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Transfer of Liability and the Burden of Proof


Before defining the phrase transfer of liability, it’s important to note who has the liability in the first place. In business, the business owner or owners ultimately have liability for their company. However, a Transfer of Liability can occur after hiring a consultant. Until the point when a business owner realizes he or she needs help and takes action, there is only one person who is responsible. Obviously, hiring a consultant doesn’t remove all liability from the business owner. It does shift some of the responsibility away from the business owner who can spend his or her time on other tasks. Having an experienced advisor or team of advisors, like management consultants, may prove to be the best thing you could have ever asked for.

Although typically thought of in a legal sense, burden of proof is also a business concept. Great consultants realize that the Burden of Proof should always be on them to show tangible deliverables. This is why so many consultants begin with a simple question: “What are you trying to accomplish?” They ask this to identify a clear objective that he or she can be focused on accomplished for the business owner. As a business owner, you should always ask “What is the deliverable?” or “What does this accomplish?” These simple questions put the responsibility of results squarely on the shoulders of the consultant (which is exactly where it should be). Other great questions to ask of your consultant relate to timelines, staffing, history, and experience.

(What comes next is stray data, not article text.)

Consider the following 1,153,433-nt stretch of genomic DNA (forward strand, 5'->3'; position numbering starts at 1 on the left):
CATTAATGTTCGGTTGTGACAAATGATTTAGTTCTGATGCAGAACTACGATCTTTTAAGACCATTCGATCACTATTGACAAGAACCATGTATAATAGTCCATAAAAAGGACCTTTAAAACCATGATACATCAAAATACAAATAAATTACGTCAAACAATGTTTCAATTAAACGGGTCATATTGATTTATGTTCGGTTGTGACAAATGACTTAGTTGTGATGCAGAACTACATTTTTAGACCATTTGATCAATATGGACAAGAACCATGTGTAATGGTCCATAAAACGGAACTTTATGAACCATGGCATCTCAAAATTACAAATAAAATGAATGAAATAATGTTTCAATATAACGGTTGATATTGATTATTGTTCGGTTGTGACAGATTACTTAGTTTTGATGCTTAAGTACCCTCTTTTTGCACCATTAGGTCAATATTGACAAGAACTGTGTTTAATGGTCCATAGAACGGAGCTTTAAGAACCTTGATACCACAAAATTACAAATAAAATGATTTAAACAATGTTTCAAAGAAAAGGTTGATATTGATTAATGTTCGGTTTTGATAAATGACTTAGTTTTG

Maybe you tried hiring a consultant in the past and found yourself saying, “Show me the Money!” or “What have you done for me lately?” By being proactive about vetting the management consultant you are considering hiring, you can avoid and prevent making these types of statements.

© Individual Advantages, LLC. 2015